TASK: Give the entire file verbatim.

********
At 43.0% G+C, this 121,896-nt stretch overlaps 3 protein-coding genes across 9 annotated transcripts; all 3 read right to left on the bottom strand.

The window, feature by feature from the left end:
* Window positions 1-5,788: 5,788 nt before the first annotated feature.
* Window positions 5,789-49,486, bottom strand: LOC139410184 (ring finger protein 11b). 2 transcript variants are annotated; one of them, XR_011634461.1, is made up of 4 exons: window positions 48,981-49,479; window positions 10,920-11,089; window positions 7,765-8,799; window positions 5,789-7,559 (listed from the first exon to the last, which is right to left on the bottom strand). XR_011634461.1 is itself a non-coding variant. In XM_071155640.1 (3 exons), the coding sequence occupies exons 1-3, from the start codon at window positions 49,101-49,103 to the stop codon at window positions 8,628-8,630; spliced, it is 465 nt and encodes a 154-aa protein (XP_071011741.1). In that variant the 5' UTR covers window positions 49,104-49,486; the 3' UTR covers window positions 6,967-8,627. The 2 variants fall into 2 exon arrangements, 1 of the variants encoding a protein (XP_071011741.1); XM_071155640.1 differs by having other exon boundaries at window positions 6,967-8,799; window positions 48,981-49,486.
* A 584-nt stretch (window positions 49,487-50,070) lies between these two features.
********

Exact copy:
At 43.0% G+C, this 121,896-nt stretch overlaps 3 protein-coding genes across 9 annotated transcripts; all 3 read right to left on the bottom strand.

The window, feature by feature from the left end:
* Window positions 1-5,788: 5,788 nt before the first annotated feature.
* Window positions 5,789-49,486, bottom strand: LOC139410184 (ring finger protein 11b). 2 transcript variants are annotated; one of them, XR_011634461.1, is made up of 4 exons: window positions 48,981-49,479; window positions 10,920-11,089; window positions 7,765-8,799; window positions 5,789-7,559 (listed from the first exon to the last, which is right to left on the bottom strand). XR_011634461.1 is itself a non-coding variant. In XM_071155640.1 (3 exons), the coding sequence occupies exons 1-3, from the start codon at window positions 49,101-49,103 to the stop codon at window positions 8,628-8,630; spliced, it is 465 nt and encodes a 154-aa protein (XP_071011741.1). In that variant the 5' UTR covers window positions 49,104-49,486; the 3' UTR covers window positions 6,967-8,627. The 2 variants fall into 2 exon arrangements, 1 of the variants encoding a protein (XP_071011741.1); XM_071155640.1 differs by having other exon boundaries at window positions 6,967-8,799; window positions 48,981-49,486.
* A 584-nt stretch (window positions 49,487-50,070) lies between these two features.